Shen Zonghan’s experiences underscore the role of individual agency in driving systemic change and highlight the intricate interplay between personal narratives and larger historical forces.

Shen’s story, alongside the foundation of the JCRR and AVRDC, in a way “provincialize” the historical material evolution of the Asian regional food regime.

Shen, a southern Chinese farmer, converted to Christianity as a teenager. Shen started his academic journey by earning a master’s degree from Georgia State College of Agriculture, and later continued his studies at Cornell University under the guidance of Harry Love. During his time at Cornell, Shen focused on breeding, genetics, and plant pathology.

Love, with connections to China through missionary agricultural education, initiated the Cornell-Nanking Program in 1925, which combined missionary work with modern agricultural practices.

Shen’s Cornell background and connections facilitated knowledge exchange and technological advancements, contributing to Taiwan’s emergence as a center for agricultural development.

During the Cold War, the United States and the Kuomintang government in Taiwan preserved Japanese colonial agrarian institutions, integrating tropical agricultural researchers and maintaining significant postcolonial agricultural trade between Taiwan and Japan.

In this context, Taiwan emerged as a model for “green revolutions,” but its agrarian development was shaped by unique local conditions and trans-local networks influenced by various actors.

Taiwan and the United States redefined food security, expanding the missions of institutions like the JCRR and the AVRDC, driven by figures like Shen Zonghan, towards high-value crop research.

It is essential to recognize that while present-day China has had a significant impact on the development of the Asian regional food regime, other sub-regions or nations in Asia are still influenced by past food regimes and remain influential to the contemporary food regimes.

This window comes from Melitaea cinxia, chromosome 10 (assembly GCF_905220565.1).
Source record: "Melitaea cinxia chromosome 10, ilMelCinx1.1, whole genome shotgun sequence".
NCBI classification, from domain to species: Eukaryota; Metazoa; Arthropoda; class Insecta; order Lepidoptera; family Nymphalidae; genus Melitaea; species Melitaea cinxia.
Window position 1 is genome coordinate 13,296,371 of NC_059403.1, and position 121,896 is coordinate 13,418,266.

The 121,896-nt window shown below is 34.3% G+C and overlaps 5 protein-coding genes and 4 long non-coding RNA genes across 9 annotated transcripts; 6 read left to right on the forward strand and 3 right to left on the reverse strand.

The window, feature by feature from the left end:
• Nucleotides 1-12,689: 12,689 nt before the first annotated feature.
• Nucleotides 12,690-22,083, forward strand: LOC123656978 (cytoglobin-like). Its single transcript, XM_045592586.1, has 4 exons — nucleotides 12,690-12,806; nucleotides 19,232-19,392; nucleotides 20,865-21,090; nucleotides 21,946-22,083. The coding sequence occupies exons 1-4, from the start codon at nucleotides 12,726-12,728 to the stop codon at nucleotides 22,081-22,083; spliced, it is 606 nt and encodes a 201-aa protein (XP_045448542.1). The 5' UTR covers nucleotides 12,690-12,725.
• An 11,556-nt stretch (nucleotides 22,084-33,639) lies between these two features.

Hence, it is necessary to contextualize the emergence of Asia within the power dynamics of the historical transition. Understanding these transitions—from the colonial era to the present day—provides valuable insights into the mechanisms driving the contemporary food system.

Finally, studying the life stories or local narratives of individuals, like Shen Zonghan among others, can help us understand the complex dynamics that have influenced food systems in Asia and other regions.


Kuan-Chi Wang is an associate research fellow at Academia Sinica, Taiwan, where he actively engages in critical research in various fields. With a focus on Asian foodways, his current theoretical interests encompass critical geopolitics, environmental governance and politics, new economic geography, and geospatial modeling. Kuan-Chi Wang’s scholarly contributions have been featured in academic journals such as The Journal of Peasant Studies, Area, Geography Compass, Environment and Planning E, and Geographical Review, among others.

To read more, see Kuan-Chi Wang and Daniel Buck, “Relocating agrarian development in Asia: food regimes, R&D programs, and the long twentieth century in The Journal of Peasant Studies 2024.

Image: Asian Vegetable Research and Development Center (AVRDC) in Tainan, Taiwan. Kuan-Chi Wang.